Out at sea there are no shortage of clouds to look at.
With horizon uncluttered by buildings and trees you see a full hemisphere of sky, and learn to read not just where the wind blows from now, but where it will in the future.
But have you ever seen an "Asparagus" cloud? According to the Cloud Appreciation Society (no, not making any of this up) our standard definitions of cumulus and cirrus are insufficient and there is a category missing, with an example of this gap above.
This of course has nothing what so ever to do with the imminent launch of that society's latest publication, the Cloud Collectors Handbook - though that raises a more worrying question of how do you actually collect clouds?
A good time (probably the only time) to quote Basil Fotherington-Thomas "Hello Sky! Hello Clouds!"
Are cloud collectors a bit like train spotters? When I was a kid (in the days of steam) we used to have books listing all the numbers of all the locomotives on the rail network, and we would religiously rule lines under the numbers we had spotted. Do cloud collectors do the same?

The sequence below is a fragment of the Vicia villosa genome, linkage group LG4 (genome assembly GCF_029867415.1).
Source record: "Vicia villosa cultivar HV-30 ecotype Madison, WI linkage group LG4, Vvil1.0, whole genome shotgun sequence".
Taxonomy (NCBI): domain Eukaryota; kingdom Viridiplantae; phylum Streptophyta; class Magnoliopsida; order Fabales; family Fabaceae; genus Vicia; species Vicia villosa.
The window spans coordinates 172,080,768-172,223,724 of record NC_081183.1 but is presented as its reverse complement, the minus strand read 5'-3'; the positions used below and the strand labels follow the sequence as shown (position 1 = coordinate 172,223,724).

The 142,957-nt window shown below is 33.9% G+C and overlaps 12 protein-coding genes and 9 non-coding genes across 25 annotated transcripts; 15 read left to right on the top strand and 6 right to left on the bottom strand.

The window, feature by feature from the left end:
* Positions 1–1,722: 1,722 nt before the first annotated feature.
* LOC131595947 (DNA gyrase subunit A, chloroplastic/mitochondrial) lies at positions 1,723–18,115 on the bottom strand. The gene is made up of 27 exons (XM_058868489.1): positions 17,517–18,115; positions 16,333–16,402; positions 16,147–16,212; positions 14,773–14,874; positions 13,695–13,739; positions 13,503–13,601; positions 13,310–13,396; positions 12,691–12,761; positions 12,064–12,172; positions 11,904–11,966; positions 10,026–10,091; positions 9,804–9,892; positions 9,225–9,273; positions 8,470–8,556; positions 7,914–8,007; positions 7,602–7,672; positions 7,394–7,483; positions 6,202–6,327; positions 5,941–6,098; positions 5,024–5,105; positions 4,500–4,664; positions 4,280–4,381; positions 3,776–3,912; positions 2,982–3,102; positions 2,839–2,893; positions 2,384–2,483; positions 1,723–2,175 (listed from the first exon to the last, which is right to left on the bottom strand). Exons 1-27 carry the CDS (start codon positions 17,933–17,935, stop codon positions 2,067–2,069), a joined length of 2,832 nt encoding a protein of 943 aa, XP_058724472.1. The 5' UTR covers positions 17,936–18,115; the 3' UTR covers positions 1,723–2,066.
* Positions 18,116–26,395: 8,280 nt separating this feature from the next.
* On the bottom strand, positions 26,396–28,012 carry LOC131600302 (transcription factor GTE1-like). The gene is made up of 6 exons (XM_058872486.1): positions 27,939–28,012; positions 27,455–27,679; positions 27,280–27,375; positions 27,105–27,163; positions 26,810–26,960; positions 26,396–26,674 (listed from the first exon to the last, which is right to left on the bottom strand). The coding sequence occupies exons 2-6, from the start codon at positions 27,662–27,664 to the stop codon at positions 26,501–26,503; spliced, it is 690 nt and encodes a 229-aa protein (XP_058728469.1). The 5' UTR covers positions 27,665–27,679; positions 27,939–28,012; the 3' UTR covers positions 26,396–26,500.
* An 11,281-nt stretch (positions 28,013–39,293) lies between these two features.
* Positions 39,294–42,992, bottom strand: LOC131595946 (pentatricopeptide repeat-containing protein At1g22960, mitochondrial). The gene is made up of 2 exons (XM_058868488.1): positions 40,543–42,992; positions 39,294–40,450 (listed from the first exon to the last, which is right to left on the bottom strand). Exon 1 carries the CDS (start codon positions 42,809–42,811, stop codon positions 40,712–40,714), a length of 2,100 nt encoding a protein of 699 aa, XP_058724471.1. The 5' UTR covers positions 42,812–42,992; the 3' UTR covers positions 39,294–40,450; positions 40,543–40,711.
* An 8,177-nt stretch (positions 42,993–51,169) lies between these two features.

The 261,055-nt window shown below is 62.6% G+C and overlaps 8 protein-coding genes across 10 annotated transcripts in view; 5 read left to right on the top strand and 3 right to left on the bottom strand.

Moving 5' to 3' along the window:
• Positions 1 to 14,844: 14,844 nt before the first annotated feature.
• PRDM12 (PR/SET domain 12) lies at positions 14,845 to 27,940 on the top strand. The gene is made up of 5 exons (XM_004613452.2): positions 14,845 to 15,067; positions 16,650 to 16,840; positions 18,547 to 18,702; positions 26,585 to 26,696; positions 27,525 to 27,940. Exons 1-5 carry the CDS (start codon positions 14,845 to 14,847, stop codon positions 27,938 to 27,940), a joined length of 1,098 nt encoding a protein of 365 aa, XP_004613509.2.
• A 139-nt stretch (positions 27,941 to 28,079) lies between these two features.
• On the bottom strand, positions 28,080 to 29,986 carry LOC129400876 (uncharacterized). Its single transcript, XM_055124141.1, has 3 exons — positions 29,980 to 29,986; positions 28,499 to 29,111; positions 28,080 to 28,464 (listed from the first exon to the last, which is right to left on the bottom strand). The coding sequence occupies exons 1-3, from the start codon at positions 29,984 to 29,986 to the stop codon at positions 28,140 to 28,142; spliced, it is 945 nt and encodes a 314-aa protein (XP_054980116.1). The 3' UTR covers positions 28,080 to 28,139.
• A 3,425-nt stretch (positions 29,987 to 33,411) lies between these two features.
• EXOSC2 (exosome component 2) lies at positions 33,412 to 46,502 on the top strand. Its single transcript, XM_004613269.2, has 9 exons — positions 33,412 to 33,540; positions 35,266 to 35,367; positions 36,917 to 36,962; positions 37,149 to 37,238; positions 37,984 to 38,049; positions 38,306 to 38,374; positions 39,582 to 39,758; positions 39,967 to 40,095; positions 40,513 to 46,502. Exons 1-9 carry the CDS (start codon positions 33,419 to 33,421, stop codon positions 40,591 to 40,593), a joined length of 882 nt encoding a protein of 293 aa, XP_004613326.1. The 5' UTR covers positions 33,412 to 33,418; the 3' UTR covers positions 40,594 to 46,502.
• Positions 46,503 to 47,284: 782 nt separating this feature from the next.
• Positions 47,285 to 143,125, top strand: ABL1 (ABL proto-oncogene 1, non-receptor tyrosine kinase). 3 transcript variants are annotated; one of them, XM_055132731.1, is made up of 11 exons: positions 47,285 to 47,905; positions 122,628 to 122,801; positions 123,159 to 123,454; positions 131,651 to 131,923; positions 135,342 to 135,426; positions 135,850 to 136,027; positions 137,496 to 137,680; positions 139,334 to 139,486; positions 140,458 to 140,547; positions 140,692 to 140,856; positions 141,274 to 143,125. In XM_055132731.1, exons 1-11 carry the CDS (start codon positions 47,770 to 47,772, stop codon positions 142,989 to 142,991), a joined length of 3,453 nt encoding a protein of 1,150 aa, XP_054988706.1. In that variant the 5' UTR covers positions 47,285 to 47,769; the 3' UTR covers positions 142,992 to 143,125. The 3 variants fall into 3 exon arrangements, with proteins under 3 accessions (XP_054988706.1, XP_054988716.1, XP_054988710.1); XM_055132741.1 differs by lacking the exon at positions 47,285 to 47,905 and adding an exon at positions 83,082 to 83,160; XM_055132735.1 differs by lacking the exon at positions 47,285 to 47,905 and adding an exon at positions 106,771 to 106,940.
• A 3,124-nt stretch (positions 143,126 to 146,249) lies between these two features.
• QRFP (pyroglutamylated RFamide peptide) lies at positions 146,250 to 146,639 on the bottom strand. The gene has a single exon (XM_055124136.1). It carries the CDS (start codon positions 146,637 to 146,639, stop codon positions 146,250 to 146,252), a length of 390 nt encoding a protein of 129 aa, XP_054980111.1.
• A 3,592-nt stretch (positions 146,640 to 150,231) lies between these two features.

That is one impressive photo. We have some awesome overlapping lenticular clouds, with wonderfully well-defined boundaries, and then we have some really fuzzy buttermilk sky. And to make it even more awesome, we have low-angle sunlight picking out little bits and pieces.
The lenticulars indicate some pretty good high-level winds, while the buttermilk indicates very little wind. You're looking at a pretty sharp boundary between weather systems.
T-man, alas, train-spotting is much less exciting than it used to be, now that you're dealing with only a half-dozen or so locomotives. (I still think Chama and Didcot ought to be sister cities.)
Tillerman: we have train spotters on some of the main stations here and to be honest can't see the point. Maybe it was different in the days of steam.
What is even weirder are there are bus spotters and tram spotters, to which can just go: eh?
Carol Anne: I wondered if there was some post-processing of the pic as its so impressive but maybe the cloud spotters just have a very big collection of photos to choose from
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